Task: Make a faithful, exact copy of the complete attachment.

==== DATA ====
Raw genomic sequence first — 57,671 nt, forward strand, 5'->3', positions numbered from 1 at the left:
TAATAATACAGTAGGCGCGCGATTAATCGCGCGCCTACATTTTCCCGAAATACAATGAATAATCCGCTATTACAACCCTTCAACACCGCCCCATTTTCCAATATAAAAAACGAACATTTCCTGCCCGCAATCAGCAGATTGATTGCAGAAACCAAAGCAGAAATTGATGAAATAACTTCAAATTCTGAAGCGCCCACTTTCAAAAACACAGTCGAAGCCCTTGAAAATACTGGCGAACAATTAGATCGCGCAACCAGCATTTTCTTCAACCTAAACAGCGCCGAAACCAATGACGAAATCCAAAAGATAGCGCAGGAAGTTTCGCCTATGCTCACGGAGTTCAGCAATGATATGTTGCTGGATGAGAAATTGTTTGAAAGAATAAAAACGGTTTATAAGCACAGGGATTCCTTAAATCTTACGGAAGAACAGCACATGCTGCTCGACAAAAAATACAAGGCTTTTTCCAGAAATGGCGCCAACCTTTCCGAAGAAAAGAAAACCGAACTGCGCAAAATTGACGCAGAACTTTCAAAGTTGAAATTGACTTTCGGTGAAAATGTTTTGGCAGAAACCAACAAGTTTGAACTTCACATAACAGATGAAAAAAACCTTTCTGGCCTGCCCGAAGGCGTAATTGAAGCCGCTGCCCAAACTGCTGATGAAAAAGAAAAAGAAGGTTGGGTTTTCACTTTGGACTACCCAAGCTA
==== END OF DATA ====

Raw genomic sequence first — 57,671 nt, forward strand, 5'->3', positions numbered from 1 at the left:
TAATAATACAGTAGGCGCGCGATTAATCGCGCGCCTACATTTTCCCGAAATACAATGAATAATCCGCTATTACAACCCTTCAACACCGCCCCATTTTCCAATATAAAAAACGAACATTTCCTGCCCGCAATCAGCAGATTGATTGCAGAAACCAAAGCAGAAATTGATGAAATAACTTCAAATTCTGAAGCGCCCACTTTCAAAAACACAGTCGAAGCCCTTGAAAATACTGGCGAACAATTAGATCGCGCAACCAGCATTTTCTTCAACCTAAACAGCGCCGAAACCAATGACGAAATCCAAAAGATAGCGCAGGAAGTTTCGCCTATGCTCACGGAGTTCAGCAATGATATGTTGCTGGATGAGAAATTGTTTGAAAGAATAAAAACGGTTTATAAGCACAGGGATTCCTTAAATCTTACGGAAGAACAGCACATGCTGCTCGACAAAAAATACAAGGCTTTTTCCAGAAATGGCGCCAACCTTTCCGAAGAAAAGAAAACCGAACTGCGCAAAATTGACGCAGAACTTTCAAAGTTGAAATTGACTTTCGGTGAAAATGTTTTGGCAGAAACCAACAAGTTTGAACTTCACATAACAGATGAAAAAAACCTTTCTGGCCTGCCCGAAGGCGTAATTGAAGCCGCTGCCCAAACTGCTGATGAAAAAGAAAAAGAAGGTTGGGTTTTCACTTTGGACTACCCAAGCTA